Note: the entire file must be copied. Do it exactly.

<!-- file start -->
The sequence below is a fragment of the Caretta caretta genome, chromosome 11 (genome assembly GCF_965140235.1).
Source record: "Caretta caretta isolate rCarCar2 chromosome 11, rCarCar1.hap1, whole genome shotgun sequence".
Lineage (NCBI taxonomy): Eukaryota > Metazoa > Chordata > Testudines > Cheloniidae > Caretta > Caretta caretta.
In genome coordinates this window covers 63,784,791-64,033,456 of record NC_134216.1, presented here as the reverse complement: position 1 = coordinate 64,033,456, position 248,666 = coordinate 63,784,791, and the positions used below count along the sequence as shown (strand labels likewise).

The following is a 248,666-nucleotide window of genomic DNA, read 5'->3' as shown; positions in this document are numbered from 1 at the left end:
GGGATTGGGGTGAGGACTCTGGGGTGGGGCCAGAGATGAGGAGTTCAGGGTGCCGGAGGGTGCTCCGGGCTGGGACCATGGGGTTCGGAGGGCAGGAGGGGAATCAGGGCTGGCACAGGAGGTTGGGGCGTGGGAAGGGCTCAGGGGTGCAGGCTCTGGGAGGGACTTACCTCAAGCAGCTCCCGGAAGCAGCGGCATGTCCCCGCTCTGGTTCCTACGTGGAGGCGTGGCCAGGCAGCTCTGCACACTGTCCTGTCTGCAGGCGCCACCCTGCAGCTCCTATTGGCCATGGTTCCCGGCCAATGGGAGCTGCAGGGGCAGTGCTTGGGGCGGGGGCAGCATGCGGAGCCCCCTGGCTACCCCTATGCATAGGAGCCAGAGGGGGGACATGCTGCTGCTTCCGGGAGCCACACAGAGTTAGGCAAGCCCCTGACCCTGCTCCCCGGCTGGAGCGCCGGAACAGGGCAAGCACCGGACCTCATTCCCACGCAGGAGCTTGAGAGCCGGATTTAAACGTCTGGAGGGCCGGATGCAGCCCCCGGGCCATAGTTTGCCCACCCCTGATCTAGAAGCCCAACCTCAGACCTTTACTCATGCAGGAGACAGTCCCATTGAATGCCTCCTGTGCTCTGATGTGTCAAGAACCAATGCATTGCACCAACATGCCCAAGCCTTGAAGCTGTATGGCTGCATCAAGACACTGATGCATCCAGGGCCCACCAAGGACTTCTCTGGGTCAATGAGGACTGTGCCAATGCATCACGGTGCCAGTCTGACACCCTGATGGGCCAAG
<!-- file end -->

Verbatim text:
The sequence below is a fragment of the Caretta caretta genome, chromosome 11 (genome assembly GCF_965140235.1).
Source record: "Caretta caretta isolate rCarCar2 chromosome 11, rCarCar1.hap1, whole genome shotgun sequence".
Lineage (NCBI taxonomy): Eukaryota > Metazoa > Chordata > Testudines > Cheloniidae > Caretta > Caretta caretta.
In genome coordinates this window covers 63,784,791-64,033,456 of record NC_134216.1, presented here as the reverse complement: position 1 = coordinate 64,033,456, position 248,666 = coordinate 63,784,791, and the positions used below count along the sequence as shown (strand labels likewise).

The following is a 248,666-nucleotide window of genomic DNA, read 5'->3' as shown; positions in this document are numbered from 1 at the left end:
GGGATTGGGGTGAGGACTCTGGGGTGGGGCCAGAGATGAGGAGTTCAGGGTGCCGGAGGGTGCTCCGGGCTGGGACCATGGGGTTCGGAGGGCAGGAGGGGAATCAGGGCTGGCACAGGAGGTTGGGGCGTGGGAAGGGCTCAGGGGTGCAGGCTCTGGGAGGGACTTACCTCAAGCAGCTCCCGGAAGCAGCGGCATGTCCCCGCTCTGGTTCCTACGTGGAGGCGTGGCCAGGCAGCTCTGCACACTGTCCTGTCTGCAGGCGCCACCCTGCAGCTCCTATTGGCCATGGTTCCCGGCCAATGGGAGCTGCAGGGGCAGTGCTTGGGGCGGGGGCAGCATGCGGAGCCCCCTGGCTACCCCTATGCATAGGAGCCAGAGGGGGGACATGCTGCTGCTTCCGGGAGCCACACAGAGTTAGGCAAGCCCCTGACCCTGCTCCCCGGCTGGAGCGCCGGAACAGGGCAAGCACCGGACCTCATTCCCACGCAGGAGCTTGAGAGCCGGATTTAAACGTCTGGAGGGCCGGATGCAGCCCCCGGGCCATAGTTTGCCCACCCCTGATCTAGAAGCCCAACCTCAGACCTTTACTCATGCAGGAGACAGTCCCATTGAATGCCTCCTGTGCTCTGATGTGTCAAGAACCAATGCATTGCACCAACATGCCCAAGCCTTGAAGCTGTATGGCTGCATCAAGACACTGATGCATCCAGGGCCCACCAAGGACTTCTCTGGGTCAATGAGGACTGTGCCAATGCATCACGGTGCCAGTCTGACACCCTGATGGGCCAAG